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BAGHDAD — A military official told Iraqis Thursday that President Bush remained committed to helping their country become stable following the release of the Iraq Study Group report, which called for a change to U.S. policy in Iraq.

“The [report] is only a recommendation to our president,” Maj. Gen. William B. Caldwell IV, spokesman for Multi-National Forces-Iraq, told Iraqi journalists at a news conference. “Our president will consider it along with some other input he’s going to receive in deciding what adjustments, if any, he will make to our strategy.”

About 20 Iraqi journalists attended Thursday’s news conference, which was called in anticipation of interest in the report.

The bipartisan report recommended the U.S. reduce political, military or economic support for Iraq if the government can’t make gains in providing security. It also suggested Bush negotiate with Syria, Iran and insurgent forces.

Caldwell said it was Bush who decided U.S. policy in Iraq, not the authors of the report or the incoming Secretary of Defense, Robert Gates. One reporter asked about Gates’ comment that the U.S. was not winning the war.

“The multinational force wins when the Iraqi people are able to decide their own future, and do it in an environment where they’re free from the violence that we see today in Baghdad, which is unacceptable,” Caldwell said. “That’s when we will achieve victory — when you all do.”

Iraqi reporters also asked Caldwell about the crimes committed and bias displayed by some uniform-wearing Iraqi forces; groups who hide weapons in mosques; the U.S. troop withdrawal schedule; and a recent operation in Baghdad led by Iraqi forces in which U.S. advisers stepped in to help.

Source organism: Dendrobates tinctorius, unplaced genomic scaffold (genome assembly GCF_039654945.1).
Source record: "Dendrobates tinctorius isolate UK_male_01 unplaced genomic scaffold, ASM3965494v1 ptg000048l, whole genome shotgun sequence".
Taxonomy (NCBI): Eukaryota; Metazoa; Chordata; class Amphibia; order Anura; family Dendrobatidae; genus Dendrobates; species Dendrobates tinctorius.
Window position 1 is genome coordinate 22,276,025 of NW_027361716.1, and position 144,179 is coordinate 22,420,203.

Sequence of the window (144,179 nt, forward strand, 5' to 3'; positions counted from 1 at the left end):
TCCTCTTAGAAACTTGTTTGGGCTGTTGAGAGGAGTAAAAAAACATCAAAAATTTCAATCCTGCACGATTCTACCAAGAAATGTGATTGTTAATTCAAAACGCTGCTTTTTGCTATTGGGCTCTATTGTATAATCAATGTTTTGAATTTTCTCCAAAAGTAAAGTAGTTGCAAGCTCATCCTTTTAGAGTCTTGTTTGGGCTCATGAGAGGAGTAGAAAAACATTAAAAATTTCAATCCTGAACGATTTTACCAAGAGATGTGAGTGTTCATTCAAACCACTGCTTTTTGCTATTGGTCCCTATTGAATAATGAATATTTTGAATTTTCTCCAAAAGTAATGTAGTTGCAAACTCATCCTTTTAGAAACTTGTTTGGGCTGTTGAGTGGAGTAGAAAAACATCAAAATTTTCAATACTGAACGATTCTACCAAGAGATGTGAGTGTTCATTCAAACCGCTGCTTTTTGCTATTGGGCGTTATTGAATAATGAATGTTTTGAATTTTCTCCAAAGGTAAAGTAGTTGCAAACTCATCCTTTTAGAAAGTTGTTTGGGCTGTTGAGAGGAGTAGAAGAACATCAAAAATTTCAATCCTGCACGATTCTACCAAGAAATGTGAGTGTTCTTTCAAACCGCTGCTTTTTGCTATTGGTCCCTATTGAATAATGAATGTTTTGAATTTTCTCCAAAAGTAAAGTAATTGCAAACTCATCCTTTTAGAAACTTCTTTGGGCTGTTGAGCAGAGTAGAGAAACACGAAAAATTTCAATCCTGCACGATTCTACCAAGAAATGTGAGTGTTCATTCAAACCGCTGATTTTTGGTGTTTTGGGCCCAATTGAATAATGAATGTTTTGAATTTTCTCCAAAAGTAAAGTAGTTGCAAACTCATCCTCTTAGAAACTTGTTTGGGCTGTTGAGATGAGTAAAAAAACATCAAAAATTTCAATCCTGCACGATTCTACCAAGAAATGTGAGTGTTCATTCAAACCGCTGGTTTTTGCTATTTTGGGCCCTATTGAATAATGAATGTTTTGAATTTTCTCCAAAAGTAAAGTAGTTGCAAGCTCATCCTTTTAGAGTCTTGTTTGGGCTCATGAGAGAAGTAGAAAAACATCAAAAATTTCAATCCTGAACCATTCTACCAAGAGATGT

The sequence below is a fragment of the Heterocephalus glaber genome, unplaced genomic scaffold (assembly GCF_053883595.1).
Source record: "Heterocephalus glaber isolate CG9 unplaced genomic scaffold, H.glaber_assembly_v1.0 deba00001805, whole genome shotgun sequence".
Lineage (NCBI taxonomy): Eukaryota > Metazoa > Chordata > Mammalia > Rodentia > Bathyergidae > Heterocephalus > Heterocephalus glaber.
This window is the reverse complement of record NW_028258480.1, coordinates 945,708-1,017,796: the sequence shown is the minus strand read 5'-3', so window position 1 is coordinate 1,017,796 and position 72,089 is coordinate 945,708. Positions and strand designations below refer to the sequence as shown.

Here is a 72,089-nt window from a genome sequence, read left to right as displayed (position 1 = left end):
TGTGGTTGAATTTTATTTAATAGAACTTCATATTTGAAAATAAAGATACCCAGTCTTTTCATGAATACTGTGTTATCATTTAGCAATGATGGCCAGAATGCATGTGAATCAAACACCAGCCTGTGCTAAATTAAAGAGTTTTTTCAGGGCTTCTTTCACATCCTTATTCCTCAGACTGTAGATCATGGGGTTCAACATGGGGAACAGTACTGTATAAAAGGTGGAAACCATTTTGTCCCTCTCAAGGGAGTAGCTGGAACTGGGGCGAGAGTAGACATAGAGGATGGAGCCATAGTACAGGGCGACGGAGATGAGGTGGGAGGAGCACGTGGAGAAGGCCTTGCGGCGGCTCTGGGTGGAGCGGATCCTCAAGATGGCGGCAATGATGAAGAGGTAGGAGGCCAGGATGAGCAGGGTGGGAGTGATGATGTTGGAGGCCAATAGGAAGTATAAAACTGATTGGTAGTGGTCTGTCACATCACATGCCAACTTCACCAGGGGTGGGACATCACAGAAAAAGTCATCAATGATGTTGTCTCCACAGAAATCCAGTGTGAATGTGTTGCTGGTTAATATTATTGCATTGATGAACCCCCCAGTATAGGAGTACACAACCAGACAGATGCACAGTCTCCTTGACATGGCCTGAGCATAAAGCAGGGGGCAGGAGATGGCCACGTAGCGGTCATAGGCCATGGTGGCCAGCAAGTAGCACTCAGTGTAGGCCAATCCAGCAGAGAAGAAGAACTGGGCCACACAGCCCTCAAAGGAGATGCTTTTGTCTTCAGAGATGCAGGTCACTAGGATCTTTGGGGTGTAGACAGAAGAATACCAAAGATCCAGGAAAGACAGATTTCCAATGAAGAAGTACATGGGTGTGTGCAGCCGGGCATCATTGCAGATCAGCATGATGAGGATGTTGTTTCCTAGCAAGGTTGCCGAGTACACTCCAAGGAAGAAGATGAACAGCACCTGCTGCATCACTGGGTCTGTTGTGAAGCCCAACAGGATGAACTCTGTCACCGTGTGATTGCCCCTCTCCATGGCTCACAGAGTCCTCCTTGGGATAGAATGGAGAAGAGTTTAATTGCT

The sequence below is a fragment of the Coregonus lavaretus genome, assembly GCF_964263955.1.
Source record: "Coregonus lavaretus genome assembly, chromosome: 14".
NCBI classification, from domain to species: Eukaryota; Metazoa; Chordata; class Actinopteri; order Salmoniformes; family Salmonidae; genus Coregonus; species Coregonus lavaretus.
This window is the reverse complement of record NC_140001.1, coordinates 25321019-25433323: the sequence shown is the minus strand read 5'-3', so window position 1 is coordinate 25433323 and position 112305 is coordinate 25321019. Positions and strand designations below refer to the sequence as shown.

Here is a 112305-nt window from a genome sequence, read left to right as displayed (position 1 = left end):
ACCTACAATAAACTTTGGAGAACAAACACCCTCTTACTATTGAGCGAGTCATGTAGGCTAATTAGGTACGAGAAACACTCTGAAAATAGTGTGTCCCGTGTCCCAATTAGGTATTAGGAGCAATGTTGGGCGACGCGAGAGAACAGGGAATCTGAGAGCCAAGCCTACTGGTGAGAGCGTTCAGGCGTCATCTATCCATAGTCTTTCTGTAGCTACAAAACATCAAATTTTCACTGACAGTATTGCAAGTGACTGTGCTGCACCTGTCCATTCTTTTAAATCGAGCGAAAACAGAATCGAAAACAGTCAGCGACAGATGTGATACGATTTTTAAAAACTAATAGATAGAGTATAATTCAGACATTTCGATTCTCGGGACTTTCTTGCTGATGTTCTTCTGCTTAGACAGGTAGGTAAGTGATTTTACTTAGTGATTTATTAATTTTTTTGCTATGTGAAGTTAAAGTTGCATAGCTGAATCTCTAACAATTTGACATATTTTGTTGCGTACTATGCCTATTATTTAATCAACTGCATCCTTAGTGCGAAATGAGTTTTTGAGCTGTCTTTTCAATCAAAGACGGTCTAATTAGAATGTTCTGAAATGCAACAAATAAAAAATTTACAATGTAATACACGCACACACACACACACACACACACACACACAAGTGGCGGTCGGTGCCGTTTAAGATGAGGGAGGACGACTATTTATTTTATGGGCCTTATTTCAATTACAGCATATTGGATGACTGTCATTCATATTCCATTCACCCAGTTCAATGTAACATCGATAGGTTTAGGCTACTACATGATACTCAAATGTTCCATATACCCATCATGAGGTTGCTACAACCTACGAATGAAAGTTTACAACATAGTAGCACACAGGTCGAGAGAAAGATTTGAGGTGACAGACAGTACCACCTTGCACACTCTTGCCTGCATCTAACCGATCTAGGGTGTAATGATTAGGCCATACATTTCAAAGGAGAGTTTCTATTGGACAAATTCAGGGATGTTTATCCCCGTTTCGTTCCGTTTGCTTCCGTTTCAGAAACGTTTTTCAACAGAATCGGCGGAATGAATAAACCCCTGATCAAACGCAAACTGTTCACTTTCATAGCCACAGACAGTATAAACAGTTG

Rafid Jabborri, a reporter for Saudi TV Channel 2 and a Baghdad native, said news conferences like Thursday’s usually don’t have much effect on Iraqi viewers. But he said they had particular interest in the Iraq Study Group report, which had been in the news for days.

Jabborri said that bombings and bloodshed usually leads the news in Baghdad, pushing comments from officialdom back in the broadcast or down on the printed page.

“The people have become kind of hopeless listening to the comments of leaders, whether it’s Iraqi or American,” he said.

Army Lt. Col. Chris Garver, director of the Combined Press Information Center, where the news conference was held, said Iraqis’ high interest in the report prompted the event. He said only Iraqi reporters were invited because it was the best way to target the local audience.

“Sometimes it’s easy when you have NBC, CBS and CNN sitting out there, it’s easy to lose sight of who your local audience is, and so we try to reach out to them as well,” Garver said.

The Associated Press contributed to this report.


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